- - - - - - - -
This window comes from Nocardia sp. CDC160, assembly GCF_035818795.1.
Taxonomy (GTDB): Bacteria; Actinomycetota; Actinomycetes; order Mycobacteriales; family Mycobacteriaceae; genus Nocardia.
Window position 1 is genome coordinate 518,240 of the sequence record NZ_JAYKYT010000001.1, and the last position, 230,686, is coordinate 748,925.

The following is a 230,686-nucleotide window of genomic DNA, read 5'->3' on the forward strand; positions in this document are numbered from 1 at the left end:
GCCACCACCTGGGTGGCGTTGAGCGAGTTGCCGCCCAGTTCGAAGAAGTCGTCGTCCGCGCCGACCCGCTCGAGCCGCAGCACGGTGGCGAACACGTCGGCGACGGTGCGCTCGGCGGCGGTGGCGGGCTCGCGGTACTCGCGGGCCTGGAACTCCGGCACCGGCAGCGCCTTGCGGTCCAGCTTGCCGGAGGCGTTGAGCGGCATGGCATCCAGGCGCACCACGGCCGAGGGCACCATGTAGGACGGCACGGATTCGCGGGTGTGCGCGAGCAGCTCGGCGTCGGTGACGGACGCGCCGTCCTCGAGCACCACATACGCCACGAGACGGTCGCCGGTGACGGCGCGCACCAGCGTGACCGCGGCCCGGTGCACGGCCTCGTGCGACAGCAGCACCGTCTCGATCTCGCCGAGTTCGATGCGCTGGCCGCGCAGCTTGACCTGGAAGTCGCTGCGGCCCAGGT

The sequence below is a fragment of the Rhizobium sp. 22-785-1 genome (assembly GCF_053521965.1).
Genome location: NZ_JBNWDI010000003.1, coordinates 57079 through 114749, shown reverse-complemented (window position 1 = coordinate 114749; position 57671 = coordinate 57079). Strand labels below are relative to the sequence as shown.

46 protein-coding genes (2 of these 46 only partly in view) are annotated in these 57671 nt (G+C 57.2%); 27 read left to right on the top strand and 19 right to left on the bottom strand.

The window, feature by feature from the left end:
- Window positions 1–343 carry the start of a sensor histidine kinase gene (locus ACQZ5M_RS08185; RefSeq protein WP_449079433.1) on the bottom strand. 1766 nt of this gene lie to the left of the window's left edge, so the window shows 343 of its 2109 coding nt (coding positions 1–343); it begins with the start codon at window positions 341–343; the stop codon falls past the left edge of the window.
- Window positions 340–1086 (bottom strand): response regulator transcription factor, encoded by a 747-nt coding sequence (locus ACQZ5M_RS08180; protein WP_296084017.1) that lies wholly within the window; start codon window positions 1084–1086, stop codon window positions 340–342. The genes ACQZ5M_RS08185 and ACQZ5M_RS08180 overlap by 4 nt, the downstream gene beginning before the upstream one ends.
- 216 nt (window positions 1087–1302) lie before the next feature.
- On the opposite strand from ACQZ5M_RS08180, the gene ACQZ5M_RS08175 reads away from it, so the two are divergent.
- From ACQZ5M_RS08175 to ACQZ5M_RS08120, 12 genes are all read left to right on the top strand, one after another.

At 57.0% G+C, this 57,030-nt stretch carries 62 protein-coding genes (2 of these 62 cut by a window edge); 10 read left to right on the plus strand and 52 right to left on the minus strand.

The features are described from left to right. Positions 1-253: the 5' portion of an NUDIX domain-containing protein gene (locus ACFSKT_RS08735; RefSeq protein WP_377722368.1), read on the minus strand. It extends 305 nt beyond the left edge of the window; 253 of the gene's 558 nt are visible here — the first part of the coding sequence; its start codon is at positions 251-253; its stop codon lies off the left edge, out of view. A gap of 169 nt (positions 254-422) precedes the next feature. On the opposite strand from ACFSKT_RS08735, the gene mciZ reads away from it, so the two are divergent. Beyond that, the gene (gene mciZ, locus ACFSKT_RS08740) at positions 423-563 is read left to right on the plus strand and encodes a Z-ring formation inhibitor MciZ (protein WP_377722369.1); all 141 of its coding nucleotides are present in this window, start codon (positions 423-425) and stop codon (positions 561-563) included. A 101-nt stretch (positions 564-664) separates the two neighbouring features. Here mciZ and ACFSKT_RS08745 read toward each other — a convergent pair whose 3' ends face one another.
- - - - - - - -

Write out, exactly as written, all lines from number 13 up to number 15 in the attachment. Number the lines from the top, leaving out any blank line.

- On the opposite strand from ACQZ5M_RS08180, the gene ACQZ5M_RS08175 reads away from it, so the two are divergent.
- From ACQZ5M_RS08175 to ACQZ5M_RS08120, 12 genes are all read left to right on the top strand, one after another.

At 57.0% G+C, this 57,030-nt stretch carries 62 protein-coding genes (2 of these 62 cut by a window edge); 10 read left to right on the plus strand and 52 right to left on the minus strand.